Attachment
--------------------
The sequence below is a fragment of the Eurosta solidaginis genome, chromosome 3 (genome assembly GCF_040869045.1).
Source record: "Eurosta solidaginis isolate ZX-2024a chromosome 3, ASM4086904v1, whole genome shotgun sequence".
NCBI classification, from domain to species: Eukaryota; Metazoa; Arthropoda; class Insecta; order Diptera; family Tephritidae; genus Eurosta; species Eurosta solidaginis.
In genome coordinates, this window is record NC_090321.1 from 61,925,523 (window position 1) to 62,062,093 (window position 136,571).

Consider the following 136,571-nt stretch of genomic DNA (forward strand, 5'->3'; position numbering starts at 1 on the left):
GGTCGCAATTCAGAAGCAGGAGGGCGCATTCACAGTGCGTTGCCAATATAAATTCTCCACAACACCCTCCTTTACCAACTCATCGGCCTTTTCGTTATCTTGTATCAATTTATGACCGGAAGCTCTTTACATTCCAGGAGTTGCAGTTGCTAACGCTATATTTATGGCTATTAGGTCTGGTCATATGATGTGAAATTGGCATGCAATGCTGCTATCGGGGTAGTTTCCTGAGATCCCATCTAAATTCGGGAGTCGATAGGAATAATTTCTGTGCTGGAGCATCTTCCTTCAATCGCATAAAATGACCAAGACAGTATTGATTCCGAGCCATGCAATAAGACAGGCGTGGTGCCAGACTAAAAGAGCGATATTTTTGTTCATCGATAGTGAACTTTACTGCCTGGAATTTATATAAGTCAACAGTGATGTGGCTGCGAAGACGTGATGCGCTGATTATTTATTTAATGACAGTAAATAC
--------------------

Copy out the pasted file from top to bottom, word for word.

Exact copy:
The sequence below is a fragment of the Eurosta solidaginis genome, chromosome 3 (genome assembly GCF_040869045.1).
Source record: "Eurosta solidaginis isolate ZX-2024a chromosome 3, ASM4086904v1, whole genome shotgun sequence".
NCBI classification, from domain to species: Eukaryota; Metazoa; Arthropoda; class Insecta; order Diptera; family Tephritidae; genus Eurosta; species Eurosta solidaginis.
In genome coordinates, this window is record NC_090321.1 from 61,925,523 (window position 1) to 62,062,093 (window position 136,571).

Consider the following 136,571-nt stretch of genomic DNA (forward strand, 5'->3'; position numbering starts at 1 on the left):
GGTCGCAATTCAGAAGCAGGAGGGCGCATTCACAGTGCGTTGCCAATATAAATTCTCCACAACACCCTCCTTTACCAACTCATCGGCCTTTTCGTTATCTTGTATCAATTTATGACCGGAAGCTCTTTACATTCCAGGAGTTGCAGTTGCTAACGCTATATTTATGGCTATTAGGTCTGGTCATATGATGTGAAATTGGCATGCAATGCTGCTATCGGGGTAGTTTCCTGAGATCCCATCTAAATTCGGGAGTCGATAGGAATAATTTCTGTGCTGGAGCATCTTCCTTCAATCGCATAAAATGACCAAGACAGTATTGATTCCGAGCCATGCAATAAGACAGGCGTGGTGCCAGACTAAAAGAGCGATATTTTTGTTCATCGATAGTGAACTTTACTGCCTGGAATTTATATAAGTCAACAGTGATGTGGCTGCGAAGACGTGATGCGCTGATTATTTATTTAATGACAGTAAATAC